Great. Just great. In the current world, I have approximately a 12% chance of becoming employed full-time, if these statistics are anything to go by. I live in the United States, where autism is well-known (but not necessarily well understood because Autism Speaks is a propaganda machine), but I'm not necessarily sure my employment chances are better here, even though as a woman I'm not often recognized as autistic and I've worked as a tour guide and learned to disguise my traits well enough, a technique we call "passing." I have a Master's degree and have enough experience to reach the interview stage occasionally, but despite my interviews going well I'm never the candidate chosen as of late and it makes me feel like there must be something wrong with me that they're noticing and not liking. Considering how I've felt in the past about getting noticed, this is an idea I've internalized, and in a way, I wonder if I project this aura of "I don't think I deserve this job" or something or other to potential employers.

Except I absolutely do believe I deserve a job in my field because I've worked incredibly hard and become incredibly skilled, and I pick up new skills really easily, to boot. I'm perfectly capable of being an absolutely phenomenal archivist.

I'm actually starting to hope that my potential employers find this blog and see what I've been writing here about my intense desire and determination to obtain employment. I hope they see my dedication here and realize that I'm just as capable as anyone else applying for the job and that my disability is actually an advantage in the archival world because my intense focus on work means I can blow through archival backlogs like nobody else. I want them to know how much I care and how important archiving is to me, and I want them to see just how good I can be if they take a chance on me.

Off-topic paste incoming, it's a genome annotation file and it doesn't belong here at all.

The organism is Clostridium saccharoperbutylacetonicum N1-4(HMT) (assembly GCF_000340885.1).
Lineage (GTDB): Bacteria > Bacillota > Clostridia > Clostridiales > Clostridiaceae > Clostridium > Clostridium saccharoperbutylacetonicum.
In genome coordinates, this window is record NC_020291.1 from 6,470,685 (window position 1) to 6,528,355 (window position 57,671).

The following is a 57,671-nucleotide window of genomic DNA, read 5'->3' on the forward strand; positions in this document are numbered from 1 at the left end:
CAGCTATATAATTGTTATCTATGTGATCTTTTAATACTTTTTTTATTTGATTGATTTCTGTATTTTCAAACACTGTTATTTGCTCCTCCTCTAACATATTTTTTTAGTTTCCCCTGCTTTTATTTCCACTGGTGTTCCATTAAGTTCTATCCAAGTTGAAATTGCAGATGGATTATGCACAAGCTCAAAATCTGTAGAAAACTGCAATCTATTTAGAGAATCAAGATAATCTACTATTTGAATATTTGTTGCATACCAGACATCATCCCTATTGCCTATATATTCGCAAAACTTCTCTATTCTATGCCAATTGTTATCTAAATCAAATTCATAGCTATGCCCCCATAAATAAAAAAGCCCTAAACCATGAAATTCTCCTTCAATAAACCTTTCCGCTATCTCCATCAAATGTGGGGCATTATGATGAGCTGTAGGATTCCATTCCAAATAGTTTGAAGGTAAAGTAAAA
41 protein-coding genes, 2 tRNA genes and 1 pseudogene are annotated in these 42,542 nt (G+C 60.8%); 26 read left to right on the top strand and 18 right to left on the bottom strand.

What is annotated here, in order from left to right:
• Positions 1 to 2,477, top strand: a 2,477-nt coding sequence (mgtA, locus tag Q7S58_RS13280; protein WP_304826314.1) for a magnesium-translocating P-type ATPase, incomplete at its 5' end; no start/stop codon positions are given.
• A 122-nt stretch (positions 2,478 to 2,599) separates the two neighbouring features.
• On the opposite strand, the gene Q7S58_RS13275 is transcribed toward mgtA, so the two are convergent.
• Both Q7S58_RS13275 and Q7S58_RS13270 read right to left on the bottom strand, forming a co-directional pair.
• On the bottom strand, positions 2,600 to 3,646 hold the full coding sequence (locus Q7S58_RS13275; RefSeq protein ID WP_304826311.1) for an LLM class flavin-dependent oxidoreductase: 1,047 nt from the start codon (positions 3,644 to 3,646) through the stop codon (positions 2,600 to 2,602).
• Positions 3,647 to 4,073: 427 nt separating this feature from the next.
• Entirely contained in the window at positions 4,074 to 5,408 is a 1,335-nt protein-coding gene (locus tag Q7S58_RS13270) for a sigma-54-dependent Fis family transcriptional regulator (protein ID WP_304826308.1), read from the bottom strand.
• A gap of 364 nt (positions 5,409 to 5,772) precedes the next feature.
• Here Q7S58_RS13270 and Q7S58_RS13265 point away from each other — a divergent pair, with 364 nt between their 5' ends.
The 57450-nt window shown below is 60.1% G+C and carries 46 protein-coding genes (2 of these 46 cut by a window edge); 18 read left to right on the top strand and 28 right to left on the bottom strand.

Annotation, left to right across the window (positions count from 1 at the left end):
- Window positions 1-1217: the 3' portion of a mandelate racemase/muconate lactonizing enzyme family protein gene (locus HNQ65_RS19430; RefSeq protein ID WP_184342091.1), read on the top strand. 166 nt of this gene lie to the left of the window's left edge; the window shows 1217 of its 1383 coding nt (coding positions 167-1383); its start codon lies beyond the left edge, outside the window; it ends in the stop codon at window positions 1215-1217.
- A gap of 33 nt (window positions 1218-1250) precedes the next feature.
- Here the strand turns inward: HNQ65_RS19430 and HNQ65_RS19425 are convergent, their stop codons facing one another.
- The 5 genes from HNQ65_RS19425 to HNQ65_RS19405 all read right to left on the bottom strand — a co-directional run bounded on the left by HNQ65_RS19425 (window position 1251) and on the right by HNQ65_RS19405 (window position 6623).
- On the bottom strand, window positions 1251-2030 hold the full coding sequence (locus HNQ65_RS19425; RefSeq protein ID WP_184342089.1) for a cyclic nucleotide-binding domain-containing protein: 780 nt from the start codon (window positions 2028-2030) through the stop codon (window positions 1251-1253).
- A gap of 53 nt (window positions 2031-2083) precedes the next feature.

I am an archivist. I happen to be an autistic archivist. It shouldn't make a difference in whether or not I get paid to do what I love and what I'm trained to do, simple as that.

Thursday, April 14, 2016

How My Own Characters Helped Me Normalize My Autism And Accept Myself

Coping with my diagnosis was initially very difficult for me. I didn't know anyone else who was like me at first, and I had to learn how to cope with it and accept myself for who I was in order to ensure I took care of myself. Everyone comes to terms with things in their own way, so I had to find my way to acceptance on my own.

A little bit after I started my freshman year of college in 2007, a little less than two years before I got my diagnosis, I started doing some character designs for a fictional college baseball team. I named their school Slumberwood, a pun on Wake Forest, and plopped their campus down in Rutland County, Vermont. I then began fleshing out the team and adding new members for each successive school year, planning to turn the project into a full-scale webcomic at some point. The webcomic never came into fruition, but working on the characters (and even jokingly giving the major ones Facebook accounts and having them interact with each other like normal college students) helped carry me through bleaker moments in my college career since it was fun and I loved college baseball.